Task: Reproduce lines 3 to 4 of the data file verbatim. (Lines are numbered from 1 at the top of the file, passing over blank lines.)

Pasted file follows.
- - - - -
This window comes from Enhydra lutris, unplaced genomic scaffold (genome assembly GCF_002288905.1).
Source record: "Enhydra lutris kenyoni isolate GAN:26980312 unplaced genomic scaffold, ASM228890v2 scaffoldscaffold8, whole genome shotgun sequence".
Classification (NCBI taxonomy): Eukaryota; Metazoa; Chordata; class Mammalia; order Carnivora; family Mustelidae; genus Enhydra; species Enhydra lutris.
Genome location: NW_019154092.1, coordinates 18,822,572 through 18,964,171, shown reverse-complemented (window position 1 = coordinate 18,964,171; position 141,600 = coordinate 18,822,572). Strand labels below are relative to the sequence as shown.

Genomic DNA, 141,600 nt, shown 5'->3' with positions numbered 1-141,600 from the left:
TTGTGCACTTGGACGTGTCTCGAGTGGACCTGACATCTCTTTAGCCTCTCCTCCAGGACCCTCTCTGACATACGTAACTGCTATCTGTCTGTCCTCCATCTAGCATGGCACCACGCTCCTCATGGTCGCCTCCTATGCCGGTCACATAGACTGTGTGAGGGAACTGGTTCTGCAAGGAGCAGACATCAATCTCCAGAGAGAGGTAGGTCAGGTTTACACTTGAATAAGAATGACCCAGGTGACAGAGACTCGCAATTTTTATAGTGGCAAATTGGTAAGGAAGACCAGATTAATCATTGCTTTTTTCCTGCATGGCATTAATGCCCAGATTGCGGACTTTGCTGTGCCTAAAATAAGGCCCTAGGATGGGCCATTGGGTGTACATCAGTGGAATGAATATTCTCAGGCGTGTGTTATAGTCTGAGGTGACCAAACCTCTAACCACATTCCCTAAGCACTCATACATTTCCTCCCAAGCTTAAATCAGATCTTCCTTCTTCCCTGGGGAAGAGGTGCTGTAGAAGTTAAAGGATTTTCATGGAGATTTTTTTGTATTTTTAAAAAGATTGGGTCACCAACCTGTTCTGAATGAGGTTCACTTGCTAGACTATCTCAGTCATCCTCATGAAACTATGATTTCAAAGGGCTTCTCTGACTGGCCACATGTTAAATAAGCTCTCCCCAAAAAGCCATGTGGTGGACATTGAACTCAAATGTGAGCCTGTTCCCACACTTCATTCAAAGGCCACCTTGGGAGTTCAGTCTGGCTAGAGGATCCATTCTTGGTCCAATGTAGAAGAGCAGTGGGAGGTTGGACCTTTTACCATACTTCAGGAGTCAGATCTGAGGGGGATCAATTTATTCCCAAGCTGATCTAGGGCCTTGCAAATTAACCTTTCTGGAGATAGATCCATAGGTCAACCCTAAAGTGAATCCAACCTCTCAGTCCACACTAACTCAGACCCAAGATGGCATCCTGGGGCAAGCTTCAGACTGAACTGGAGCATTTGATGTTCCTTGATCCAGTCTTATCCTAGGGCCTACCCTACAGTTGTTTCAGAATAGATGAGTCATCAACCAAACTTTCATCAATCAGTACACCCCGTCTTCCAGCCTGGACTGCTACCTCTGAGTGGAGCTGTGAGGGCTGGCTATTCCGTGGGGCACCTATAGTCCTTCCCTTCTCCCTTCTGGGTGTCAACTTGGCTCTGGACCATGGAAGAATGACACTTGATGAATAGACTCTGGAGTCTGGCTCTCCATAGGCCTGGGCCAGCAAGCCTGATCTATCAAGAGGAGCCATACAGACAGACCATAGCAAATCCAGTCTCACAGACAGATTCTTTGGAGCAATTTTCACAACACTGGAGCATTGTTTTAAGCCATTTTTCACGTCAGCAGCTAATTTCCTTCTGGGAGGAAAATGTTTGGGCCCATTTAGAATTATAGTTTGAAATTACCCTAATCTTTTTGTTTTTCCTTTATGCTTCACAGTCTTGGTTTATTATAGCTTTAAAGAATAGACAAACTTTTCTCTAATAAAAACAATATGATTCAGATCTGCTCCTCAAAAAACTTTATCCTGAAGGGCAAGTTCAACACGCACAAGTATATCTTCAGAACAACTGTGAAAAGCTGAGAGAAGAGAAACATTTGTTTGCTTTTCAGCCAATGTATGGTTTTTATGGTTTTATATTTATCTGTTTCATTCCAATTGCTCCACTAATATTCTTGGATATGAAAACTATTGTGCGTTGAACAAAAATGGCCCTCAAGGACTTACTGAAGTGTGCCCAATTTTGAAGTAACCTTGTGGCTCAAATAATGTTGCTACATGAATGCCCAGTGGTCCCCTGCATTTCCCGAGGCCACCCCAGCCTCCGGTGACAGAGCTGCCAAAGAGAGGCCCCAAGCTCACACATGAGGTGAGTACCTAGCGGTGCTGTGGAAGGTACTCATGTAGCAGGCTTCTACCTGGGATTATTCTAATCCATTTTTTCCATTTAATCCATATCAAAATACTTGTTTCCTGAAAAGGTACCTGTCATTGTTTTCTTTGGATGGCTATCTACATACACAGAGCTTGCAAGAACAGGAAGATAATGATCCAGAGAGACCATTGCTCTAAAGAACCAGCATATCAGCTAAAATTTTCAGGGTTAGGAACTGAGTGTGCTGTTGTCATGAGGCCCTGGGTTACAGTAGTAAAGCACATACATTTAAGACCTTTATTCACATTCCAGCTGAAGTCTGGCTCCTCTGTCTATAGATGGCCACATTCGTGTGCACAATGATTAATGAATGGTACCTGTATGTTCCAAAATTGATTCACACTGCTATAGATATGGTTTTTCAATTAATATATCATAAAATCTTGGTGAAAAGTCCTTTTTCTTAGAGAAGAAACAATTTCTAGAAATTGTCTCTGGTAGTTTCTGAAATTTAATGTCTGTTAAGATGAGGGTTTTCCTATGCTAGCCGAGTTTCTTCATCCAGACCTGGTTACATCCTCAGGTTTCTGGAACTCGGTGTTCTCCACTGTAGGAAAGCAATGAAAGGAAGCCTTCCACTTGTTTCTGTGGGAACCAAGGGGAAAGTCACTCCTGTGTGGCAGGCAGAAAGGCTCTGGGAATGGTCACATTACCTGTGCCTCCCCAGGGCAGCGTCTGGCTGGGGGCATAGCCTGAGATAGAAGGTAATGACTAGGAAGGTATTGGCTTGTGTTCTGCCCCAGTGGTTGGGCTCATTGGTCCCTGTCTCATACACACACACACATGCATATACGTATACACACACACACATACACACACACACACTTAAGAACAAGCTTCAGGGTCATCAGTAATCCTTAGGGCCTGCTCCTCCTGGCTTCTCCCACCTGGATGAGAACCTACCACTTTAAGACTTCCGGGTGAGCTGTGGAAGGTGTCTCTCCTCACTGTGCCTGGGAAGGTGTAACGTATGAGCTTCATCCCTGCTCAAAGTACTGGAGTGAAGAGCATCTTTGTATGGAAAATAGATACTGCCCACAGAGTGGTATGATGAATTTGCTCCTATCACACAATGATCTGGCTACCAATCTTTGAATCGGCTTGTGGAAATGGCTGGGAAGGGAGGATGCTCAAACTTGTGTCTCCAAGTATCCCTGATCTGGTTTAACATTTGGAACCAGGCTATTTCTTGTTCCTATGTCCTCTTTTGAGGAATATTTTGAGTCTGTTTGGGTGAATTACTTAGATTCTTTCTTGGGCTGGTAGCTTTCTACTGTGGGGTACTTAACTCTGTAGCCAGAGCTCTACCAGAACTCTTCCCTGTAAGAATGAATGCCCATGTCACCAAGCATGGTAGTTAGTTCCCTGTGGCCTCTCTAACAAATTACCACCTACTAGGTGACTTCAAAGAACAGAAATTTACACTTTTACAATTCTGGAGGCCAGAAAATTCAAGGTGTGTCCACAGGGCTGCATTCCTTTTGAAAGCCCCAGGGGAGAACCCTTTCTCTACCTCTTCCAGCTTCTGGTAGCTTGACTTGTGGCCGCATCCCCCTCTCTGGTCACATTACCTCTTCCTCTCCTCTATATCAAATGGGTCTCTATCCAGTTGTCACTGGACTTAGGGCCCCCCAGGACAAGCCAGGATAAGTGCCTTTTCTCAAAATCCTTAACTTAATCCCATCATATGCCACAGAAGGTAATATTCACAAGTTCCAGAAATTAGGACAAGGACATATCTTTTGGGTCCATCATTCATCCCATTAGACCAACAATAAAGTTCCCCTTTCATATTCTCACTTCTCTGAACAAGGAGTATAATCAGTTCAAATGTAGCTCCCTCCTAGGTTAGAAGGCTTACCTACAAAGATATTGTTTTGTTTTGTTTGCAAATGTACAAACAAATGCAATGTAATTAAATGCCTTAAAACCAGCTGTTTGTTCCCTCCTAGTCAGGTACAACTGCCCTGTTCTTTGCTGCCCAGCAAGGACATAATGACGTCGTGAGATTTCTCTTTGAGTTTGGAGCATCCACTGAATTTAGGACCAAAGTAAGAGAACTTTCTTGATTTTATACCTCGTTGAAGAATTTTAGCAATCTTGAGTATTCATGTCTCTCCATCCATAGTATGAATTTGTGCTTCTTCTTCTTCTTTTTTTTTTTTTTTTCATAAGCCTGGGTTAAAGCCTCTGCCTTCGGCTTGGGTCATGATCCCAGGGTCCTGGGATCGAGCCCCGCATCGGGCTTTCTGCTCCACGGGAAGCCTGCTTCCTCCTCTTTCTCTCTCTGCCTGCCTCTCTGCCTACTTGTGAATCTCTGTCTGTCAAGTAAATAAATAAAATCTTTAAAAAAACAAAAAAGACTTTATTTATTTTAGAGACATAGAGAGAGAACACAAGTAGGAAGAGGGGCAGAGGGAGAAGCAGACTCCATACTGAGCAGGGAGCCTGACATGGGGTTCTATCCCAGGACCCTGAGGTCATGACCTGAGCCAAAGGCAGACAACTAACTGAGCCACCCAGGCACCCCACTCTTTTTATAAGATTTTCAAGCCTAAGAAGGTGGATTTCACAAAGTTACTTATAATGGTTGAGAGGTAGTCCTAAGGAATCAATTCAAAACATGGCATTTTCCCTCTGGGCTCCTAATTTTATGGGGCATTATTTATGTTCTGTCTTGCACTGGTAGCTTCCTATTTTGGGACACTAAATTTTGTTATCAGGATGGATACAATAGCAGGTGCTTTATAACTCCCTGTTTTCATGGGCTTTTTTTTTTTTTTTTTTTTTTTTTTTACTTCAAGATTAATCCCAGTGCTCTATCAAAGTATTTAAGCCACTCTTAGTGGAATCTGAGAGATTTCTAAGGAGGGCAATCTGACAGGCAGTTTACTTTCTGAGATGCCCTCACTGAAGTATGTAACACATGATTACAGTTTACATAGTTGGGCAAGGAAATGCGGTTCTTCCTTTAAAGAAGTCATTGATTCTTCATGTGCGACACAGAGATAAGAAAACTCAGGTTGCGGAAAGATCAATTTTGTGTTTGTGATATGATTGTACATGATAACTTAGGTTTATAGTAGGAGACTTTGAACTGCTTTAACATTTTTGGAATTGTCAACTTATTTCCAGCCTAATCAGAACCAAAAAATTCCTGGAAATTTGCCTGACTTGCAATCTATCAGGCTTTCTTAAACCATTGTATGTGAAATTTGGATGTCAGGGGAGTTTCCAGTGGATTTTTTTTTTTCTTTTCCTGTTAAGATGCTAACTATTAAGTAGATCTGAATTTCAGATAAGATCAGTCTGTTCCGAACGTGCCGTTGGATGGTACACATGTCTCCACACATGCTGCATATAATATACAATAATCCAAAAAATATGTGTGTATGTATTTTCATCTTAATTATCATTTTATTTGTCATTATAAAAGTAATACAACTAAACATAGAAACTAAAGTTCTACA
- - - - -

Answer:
Classification (NCBI taxonomy): Eukaryota; Metazoa; Chordata; class Mammalia; order Carnivora; family Mustelidae; genus Enhydra; species Enhydra lutris.
Genome location: NW_019154092.1, coordinates 18,822,572 through 18,964,171, shown reverse-complemented (window position 1 = coordinate 18,964,171; position 141,600 = coordinate 18,822,572). Strand labels below are relative to the sequence as shown.